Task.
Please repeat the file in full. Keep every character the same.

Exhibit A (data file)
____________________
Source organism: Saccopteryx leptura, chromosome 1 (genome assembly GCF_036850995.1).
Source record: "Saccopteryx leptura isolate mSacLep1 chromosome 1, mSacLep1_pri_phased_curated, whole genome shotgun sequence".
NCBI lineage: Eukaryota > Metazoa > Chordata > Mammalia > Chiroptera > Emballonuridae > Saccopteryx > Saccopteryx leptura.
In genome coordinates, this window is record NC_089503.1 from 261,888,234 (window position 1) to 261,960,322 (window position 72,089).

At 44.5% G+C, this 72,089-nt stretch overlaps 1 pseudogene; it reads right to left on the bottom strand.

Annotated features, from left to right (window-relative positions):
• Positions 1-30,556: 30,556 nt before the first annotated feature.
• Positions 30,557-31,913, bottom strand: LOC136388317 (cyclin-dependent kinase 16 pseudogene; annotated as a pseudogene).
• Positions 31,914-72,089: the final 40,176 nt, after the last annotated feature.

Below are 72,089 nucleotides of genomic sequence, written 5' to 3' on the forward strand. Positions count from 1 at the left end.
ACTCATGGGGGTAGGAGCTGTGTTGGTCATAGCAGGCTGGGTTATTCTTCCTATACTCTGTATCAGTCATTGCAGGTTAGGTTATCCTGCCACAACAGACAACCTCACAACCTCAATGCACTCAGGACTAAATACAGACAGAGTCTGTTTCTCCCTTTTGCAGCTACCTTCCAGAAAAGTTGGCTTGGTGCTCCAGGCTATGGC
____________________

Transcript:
Source organism: Saccopteryx leptura, chromosome 1 (genome assembly GCF_036850995.1).
Source record: "Saccopteryx leptura isolate mSacLep1 chromosome 1, mSacLep1_pri_phased_curated, whole genome shotgun sequence".
NCBI lineage: Eukaryota > Metazoa > Chordata > Mammalia > Chiroptera > Emballonuridae > Saccopteryx > Saccopteryx leptura.
In genome coordinates, this window is record NC_089503.1 from 261,888,234 (window position 1) to 261,960,322 (window position 72,089).

At 44.5% G+C, this 72,089-nt stretch overlaps 1 pseudogene; it reads right to left on the bottom strand.

Annotated features, from left to right (window-relative positions):
• Positions 1-30,556: 30,556 nt before the first annotated feature.
• Positions 30,557-31,913, bottom strand: LOC136388317 (cyclin-dependent kinase 16 pseudogene; annotated as a pseudogene).
• Positions 31,914-72,089: the final 40,176 nt, after the last annotated feature.

Below are 72,089 nucleotides of genomic sequence, written 5' to 3' on the forward strand. Positions count from 1 at the left end.
ACTCATGGGGGTAGGAGCTGTGTTGGTCATAGCAGGCTGGGTTATTCTTCCTATACTCTGTATCAGTCATTGCAGGTTAGGTTATCCTGCCACAACAGACAACCTCACAACCTCAATGCACTCAGGACTAAATACAGACAGAGTCTGTTTCTCCCTTTTGCAGCTACCTTCCAGAAAAGTTGGCTTGGTGCTCCAGGCTATGGC